Tuesday, 3 July 2007

The Death Penalty

I have just read J.S.Mill's speech in opposition to a bill banning capital punishment that had been proposed by Mr. Gilpin on 21st April 1868 - http://ethics.sandiego.edu/Mill.html Its quite brilliant. Here is a critique of arguements that many use against the use of capital punishment that I have composed. I have also included the main points that Mill puts forward in his speech. In my opinion, death should certainly be a punishment for the severest of crimes.

1) Many studies have shown the Death Penalty to be an ineffective deterrent.

We only know of the people who weren't detered by the death penalty, not of those who were detered and didn't commit a crime. You can't judge the effectiveness of a punishment by looking at its results on hardened criminals. The efficiency of a punishment as a deterrent, should be made by looking at its effect on the presently innocent. Just as a brave soldier isn't affected by the thought of dying in battle, the death penalty might not affect a sadastical killer. The differences between countries with the death penalty and those without it are numerous, and so it is impossible to analyse the effect that the death penalty itself has on crime rates. It is therefore wrong to make conclusions on the effectiveness of the death penalty by comparing crime statistics of countries. In some american states with the death penalty the amount of murders per 100,000 is higher than some states without the death penalty. This can further be explained by the fact that in America, more people on death row die from natural causes than are executed. If a punishment is only carried out for the worst of crimes, and hardly ever carried out at all in most cases, then its failure can be explained by murderers believing that they won't recieve it.

2) We have no right to take away someone's life and two wrongs don't make a right.

If you think taking away "life" is wrong because its a fundemental right, what about taking away liberty, do you think taking that away as a punishment is wrong as well? Once more saying that punishing murderers by murdering them is hypocritical and immoral, i.e. 2 wrongs don't make a right, is a flawed arguement because it can be applied to all crimes. When vandals destroy property we think it fit to confiscate their property, i.e. we fine them. When kidnapper's take away someone's liberty, we put them in prison and so restrict their liberty. Why therefore don't we apply the same logic to when someone takes away someone's life.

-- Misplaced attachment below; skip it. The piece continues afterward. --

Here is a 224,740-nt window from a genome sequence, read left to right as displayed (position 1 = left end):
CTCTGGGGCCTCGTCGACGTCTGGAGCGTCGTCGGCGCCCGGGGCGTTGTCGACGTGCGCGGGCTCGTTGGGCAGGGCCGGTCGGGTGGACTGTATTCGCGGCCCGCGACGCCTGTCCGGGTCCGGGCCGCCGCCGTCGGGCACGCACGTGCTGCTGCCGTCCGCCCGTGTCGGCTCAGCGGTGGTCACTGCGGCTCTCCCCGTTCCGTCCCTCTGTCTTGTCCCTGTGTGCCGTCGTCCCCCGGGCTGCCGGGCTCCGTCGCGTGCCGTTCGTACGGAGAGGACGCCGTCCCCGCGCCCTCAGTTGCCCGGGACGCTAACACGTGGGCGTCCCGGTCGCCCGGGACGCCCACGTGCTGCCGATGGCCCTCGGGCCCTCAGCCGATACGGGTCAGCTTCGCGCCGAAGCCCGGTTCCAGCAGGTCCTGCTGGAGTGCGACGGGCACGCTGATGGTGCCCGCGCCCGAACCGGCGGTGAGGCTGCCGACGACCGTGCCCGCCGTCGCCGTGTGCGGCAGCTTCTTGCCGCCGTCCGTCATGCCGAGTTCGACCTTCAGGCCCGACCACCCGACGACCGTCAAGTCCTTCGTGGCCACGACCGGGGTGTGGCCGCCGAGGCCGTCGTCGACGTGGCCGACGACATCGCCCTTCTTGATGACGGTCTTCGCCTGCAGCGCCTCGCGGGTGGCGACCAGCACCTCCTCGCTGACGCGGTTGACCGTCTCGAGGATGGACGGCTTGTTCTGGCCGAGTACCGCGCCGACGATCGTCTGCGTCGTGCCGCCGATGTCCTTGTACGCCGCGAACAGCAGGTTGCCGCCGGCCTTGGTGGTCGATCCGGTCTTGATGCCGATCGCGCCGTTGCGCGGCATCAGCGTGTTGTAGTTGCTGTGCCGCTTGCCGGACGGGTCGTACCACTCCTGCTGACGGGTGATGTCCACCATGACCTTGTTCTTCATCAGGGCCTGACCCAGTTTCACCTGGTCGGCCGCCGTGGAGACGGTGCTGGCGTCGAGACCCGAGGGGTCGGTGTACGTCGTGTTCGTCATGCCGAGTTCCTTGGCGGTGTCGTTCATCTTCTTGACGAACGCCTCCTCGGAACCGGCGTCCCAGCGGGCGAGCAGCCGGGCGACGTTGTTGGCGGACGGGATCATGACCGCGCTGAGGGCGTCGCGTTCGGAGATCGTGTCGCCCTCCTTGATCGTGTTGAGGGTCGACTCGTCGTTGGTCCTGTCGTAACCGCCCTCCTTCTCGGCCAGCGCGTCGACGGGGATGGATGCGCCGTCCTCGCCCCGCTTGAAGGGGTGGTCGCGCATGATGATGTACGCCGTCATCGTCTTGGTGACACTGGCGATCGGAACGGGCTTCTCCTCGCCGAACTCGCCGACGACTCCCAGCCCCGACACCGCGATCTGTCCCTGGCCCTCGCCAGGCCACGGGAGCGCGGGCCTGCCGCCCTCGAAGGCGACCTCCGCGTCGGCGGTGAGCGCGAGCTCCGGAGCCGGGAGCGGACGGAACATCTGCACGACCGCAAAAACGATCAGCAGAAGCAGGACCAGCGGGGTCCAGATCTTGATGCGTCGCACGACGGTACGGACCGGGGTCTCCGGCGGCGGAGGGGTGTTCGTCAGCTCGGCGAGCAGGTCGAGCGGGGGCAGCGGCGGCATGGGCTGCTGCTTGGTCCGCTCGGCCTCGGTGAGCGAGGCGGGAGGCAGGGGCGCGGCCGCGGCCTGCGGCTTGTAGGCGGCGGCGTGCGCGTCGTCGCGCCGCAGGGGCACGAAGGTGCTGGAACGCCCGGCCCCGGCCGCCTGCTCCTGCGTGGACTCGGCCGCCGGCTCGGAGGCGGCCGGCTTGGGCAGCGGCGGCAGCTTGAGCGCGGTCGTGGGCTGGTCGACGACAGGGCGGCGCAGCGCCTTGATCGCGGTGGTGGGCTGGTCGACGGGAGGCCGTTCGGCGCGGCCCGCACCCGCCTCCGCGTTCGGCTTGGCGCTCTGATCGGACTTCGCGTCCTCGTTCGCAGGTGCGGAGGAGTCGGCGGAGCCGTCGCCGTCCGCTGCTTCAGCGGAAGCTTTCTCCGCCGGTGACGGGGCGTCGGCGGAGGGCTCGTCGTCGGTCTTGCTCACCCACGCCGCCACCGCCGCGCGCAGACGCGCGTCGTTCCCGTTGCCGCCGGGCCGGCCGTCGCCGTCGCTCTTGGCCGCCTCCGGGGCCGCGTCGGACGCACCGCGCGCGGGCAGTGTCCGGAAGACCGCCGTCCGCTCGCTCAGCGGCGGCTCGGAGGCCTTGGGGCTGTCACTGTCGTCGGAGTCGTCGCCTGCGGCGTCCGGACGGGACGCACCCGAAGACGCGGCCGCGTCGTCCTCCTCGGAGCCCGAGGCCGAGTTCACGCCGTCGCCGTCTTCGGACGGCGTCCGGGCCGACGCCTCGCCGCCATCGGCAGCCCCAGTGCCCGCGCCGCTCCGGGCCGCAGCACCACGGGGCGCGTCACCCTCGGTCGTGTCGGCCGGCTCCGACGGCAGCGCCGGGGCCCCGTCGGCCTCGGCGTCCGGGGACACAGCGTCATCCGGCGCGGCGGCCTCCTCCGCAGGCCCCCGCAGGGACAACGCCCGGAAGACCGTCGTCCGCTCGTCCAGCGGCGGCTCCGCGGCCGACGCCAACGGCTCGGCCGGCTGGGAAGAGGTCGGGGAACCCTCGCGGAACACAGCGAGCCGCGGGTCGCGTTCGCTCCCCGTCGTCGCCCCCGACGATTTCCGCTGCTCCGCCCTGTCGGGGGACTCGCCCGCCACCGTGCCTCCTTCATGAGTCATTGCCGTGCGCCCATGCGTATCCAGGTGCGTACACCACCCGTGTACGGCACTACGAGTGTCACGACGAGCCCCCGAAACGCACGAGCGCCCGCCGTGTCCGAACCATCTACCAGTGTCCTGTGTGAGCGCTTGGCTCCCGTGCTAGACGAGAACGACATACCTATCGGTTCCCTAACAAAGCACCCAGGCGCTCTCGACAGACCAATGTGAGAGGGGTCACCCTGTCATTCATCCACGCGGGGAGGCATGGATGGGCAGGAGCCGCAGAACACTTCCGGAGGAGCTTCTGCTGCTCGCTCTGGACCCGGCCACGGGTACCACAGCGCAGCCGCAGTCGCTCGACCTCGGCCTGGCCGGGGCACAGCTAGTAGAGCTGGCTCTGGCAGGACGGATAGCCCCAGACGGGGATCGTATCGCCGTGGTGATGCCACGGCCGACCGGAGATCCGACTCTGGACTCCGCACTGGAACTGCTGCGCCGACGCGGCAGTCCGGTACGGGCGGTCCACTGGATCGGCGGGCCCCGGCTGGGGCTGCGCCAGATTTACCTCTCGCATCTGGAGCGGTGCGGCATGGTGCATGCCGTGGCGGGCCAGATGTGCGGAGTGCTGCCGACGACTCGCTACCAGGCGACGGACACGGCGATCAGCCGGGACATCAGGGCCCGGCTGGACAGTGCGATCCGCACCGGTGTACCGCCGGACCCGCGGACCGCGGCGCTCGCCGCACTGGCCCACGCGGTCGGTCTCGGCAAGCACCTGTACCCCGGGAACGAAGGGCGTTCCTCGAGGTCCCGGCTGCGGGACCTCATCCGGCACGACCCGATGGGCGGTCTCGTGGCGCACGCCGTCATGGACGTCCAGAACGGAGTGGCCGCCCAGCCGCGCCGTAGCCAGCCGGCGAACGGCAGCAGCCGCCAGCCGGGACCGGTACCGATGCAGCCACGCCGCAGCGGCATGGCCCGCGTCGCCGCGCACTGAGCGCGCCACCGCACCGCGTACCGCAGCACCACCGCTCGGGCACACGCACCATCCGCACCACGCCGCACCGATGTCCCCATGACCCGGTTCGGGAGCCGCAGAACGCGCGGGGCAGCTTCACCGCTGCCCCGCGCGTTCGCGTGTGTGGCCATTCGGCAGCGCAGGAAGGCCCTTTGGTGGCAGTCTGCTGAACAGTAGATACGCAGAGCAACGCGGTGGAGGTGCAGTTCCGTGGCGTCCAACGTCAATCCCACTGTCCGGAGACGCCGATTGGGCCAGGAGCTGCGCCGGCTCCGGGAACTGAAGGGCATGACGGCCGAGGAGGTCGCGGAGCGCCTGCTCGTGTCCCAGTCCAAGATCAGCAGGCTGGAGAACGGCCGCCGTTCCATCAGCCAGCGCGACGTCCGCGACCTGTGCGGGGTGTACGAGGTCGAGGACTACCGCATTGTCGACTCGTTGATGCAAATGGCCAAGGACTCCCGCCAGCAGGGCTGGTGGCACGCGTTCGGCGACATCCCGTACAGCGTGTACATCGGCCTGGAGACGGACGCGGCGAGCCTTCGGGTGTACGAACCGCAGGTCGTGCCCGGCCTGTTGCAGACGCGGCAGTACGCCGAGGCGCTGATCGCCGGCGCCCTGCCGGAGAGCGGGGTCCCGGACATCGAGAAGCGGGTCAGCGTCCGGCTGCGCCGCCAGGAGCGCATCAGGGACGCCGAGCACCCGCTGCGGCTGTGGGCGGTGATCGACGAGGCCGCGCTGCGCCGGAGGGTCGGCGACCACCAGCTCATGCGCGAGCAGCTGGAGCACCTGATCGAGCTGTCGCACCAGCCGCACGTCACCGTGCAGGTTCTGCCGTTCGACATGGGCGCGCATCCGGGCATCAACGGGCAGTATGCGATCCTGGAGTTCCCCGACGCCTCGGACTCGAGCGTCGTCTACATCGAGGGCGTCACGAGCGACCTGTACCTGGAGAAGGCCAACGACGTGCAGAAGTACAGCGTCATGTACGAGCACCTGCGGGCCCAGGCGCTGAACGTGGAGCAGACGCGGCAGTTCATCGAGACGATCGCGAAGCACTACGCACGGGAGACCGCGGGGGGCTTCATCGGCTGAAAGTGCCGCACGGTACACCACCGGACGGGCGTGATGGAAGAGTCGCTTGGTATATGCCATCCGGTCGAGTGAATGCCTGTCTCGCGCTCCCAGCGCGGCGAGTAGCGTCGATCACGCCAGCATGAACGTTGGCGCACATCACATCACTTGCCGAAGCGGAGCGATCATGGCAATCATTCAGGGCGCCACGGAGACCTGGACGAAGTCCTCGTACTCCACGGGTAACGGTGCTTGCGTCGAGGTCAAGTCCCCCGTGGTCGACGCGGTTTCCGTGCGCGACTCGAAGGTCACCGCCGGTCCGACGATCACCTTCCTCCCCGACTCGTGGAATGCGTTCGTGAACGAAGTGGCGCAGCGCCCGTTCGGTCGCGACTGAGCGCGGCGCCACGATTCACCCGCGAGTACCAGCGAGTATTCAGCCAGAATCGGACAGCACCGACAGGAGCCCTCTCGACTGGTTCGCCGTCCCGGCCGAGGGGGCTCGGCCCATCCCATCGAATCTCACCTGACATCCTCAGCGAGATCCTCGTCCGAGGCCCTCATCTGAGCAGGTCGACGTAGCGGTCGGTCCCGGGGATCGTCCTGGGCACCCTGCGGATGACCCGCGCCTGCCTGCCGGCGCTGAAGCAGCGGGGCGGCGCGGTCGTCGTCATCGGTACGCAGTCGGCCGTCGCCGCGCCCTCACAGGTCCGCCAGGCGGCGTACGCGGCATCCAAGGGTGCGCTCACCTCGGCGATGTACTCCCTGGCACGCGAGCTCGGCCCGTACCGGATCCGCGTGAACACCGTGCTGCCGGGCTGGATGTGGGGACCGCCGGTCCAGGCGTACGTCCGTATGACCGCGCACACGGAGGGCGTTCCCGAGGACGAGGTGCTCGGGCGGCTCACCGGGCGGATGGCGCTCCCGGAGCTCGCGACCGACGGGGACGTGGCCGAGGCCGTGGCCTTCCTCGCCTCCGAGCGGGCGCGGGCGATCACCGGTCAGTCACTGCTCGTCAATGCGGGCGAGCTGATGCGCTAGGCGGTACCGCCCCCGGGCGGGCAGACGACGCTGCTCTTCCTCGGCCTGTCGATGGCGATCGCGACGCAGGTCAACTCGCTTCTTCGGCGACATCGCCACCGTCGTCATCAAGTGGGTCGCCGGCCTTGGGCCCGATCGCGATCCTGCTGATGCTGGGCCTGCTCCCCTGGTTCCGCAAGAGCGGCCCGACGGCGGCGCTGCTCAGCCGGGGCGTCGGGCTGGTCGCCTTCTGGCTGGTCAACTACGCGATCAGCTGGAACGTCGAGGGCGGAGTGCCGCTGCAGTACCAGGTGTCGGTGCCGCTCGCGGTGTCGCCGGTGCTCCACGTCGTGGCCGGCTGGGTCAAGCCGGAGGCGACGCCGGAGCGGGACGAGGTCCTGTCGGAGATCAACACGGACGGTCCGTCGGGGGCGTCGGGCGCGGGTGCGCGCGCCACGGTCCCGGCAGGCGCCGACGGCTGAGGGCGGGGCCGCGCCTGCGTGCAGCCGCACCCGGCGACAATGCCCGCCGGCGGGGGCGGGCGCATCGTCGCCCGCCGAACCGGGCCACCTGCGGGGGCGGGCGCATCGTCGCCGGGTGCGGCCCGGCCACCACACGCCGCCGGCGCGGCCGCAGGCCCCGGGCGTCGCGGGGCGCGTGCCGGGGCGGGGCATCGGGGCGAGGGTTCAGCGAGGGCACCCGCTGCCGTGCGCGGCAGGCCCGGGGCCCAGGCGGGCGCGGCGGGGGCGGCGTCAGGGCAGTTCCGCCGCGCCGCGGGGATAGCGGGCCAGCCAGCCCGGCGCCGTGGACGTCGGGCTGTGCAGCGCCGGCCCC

3) What if there is a miscarriage of justice?

Mill says that the only valid arguement against the death penalty is that the price of a mistake is high. If a mistake is made, it cannot be rectified. If someone is wrongly sent to prison they can be compensated, if someone is wrongly executed we can't give their life back to them. However the British Judicial System is the envy of the world, there aren't any documented cases where someone has been wrongfully executed.

4) Everyone deserves a second chance.

Not everyone deserves a second chance, for there are those who if given a second chance would use it to commit crime again. Whilst some criminals can be reformed, there are equally those who cannot be reformed. Perhaps some do deserve a second chance though, and therefore prison may be more appropriate for them.

I leave you with this quote.

"If we want to abolish the death penalty, let our friends the murderers take the first step." --Alphonse Karr